FIG. 5 is a front view illustrating a main portion of the spectacle type retina direct display apparatus according to the present invention;

FIG. 6 is a schematic diagram used to explain an optical system of an attachment for eyeball of the spectacle type retina direct display apparatus according to the present invention;

FIG. 7 is a side view of a rotating lever which supports an earphone of the spectacle type retina direct display apparatus according to this invention; and

FIGS. 8A, 8B and 8C are explanatory diagrams showing other embodiments of the optical system of the spectacle type retina direct display apparatus according to the present invention, respectively.

DETAILED DESCRIPTION OF THE PREFERRED EMBODIMENTS

An embodiment of a display apparatus for displaying a visual image to retina directly according to the present invention will now be described in detail with reference to the drawings.

FIG. 3 is a top view illustrating an embodiment of a spectacle type retina direct display apparatus according to the present invention and the condition that the viewer wears such apparatus is represented in FIG. 4.

In FIG. 3, reference numeral 20 depicts a front frame to which main portions of the spectacle type retina direct display apparatus are secured. This front frame has support frames 21A and 21B provided rotatable at its left and right sides to support this frame 20 on the viewer's face.

Reference numerals 22A and 22B depict attachments for each eyeball in which image plates, eye lenses and mirror planes are accommodated as will be mentioned later.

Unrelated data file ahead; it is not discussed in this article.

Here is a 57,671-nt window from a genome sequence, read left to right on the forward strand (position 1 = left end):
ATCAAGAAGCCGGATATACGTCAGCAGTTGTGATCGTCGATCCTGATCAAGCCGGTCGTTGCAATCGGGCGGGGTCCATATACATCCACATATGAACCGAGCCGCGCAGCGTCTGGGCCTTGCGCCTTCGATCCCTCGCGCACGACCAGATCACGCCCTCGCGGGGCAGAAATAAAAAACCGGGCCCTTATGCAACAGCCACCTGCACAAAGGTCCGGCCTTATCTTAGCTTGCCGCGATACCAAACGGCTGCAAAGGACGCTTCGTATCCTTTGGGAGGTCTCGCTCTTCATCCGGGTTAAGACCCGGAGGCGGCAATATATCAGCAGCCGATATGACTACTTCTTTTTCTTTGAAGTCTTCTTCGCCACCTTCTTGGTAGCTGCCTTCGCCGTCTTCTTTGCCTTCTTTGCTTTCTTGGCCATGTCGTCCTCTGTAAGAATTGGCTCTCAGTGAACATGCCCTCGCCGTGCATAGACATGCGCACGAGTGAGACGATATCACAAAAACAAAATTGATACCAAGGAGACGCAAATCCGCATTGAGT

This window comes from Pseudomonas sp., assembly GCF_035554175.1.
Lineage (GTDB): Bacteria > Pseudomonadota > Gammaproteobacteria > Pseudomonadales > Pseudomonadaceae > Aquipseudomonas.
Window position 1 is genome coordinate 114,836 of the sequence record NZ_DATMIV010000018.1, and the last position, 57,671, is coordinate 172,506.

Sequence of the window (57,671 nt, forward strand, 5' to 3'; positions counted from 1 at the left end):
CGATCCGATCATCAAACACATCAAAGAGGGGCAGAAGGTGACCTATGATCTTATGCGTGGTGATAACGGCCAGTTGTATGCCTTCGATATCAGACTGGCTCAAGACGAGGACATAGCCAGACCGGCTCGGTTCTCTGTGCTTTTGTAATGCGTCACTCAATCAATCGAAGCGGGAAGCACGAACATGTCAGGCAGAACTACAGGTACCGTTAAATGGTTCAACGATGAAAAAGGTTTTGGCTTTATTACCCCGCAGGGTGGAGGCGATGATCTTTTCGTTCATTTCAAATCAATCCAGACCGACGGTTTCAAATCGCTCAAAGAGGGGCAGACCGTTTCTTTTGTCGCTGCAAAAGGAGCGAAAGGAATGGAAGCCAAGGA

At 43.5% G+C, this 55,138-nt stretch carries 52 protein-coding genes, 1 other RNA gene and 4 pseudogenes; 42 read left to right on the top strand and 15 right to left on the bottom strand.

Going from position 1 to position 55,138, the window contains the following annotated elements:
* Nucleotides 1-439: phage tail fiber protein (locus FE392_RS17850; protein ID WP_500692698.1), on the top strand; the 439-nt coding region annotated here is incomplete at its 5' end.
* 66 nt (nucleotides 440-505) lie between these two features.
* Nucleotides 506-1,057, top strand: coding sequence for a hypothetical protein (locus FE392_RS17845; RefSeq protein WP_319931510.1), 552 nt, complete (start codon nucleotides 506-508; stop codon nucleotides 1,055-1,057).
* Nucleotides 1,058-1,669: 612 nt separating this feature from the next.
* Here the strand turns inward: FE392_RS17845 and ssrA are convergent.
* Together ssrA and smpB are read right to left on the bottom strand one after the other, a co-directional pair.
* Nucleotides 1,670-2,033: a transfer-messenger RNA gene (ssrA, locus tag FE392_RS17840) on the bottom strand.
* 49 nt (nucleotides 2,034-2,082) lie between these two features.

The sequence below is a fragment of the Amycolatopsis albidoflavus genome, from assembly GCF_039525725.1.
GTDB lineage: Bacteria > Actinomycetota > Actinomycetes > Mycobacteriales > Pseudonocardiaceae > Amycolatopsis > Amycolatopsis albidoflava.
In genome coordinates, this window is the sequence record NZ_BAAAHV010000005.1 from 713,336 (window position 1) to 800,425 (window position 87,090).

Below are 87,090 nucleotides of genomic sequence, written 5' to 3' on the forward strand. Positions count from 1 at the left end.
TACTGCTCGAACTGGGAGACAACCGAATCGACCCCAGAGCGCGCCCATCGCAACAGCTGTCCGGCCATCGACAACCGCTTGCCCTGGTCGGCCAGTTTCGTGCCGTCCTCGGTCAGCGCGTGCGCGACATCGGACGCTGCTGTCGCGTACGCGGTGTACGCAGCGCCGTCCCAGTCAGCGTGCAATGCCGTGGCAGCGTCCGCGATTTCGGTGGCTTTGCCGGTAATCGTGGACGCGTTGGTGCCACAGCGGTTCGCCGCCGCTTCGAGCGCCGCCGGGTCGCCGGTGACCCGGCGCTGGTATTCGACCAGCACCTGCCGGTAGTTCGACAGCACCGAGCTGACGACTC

The attachments 22A and 22B for the eyeballs are moved apart left and right by turning a space adjusting dial 23 mounted on the frame 20 so that the relative positions thereof can become identical with a space between the pupils.

Reference numeral 24 depicts a central supporting portion or central supporter by which the frame 20 is put on the viewer's nose, and this central supporter 24 accommodates therein a lamp which becomes a point-source of light and a condenser lens for converging and transmitting the light emitted from this lamp to the left and right attachments 22A, 22B for eyeballs.

Reference numeral 25 depicts a rotating lever provided at the point near the end portion of each of the supporting frames 21A and 21B, and this rotating lever 25 has at a top thereof an earphone 26 which is fitted into an auditory opening.

Lead wire of the earphone 26, lead wire for supplying a video signal and so on are not shown.

Upon use, such spectacle type retina direct display apparatus is worn by the viewer similarly to the standard spectacles as shown in FIG. 4 and displays an image supplied thereto in the form of an electrical signal as powerfully as the large picture screen does as will be referred to later.

FIG. 5 shows the spectacle type retina direct display apparatus of FIG. 3 from the side of viewer's face.

When the space adjusting dial 23 mounted on the frame 20 is rotated, racks 22C and 22D meshed with a gear 23A of the dial 23 are moved right and left, thereby the space between the attachments 22A and 22B for eyeballs being adjusted.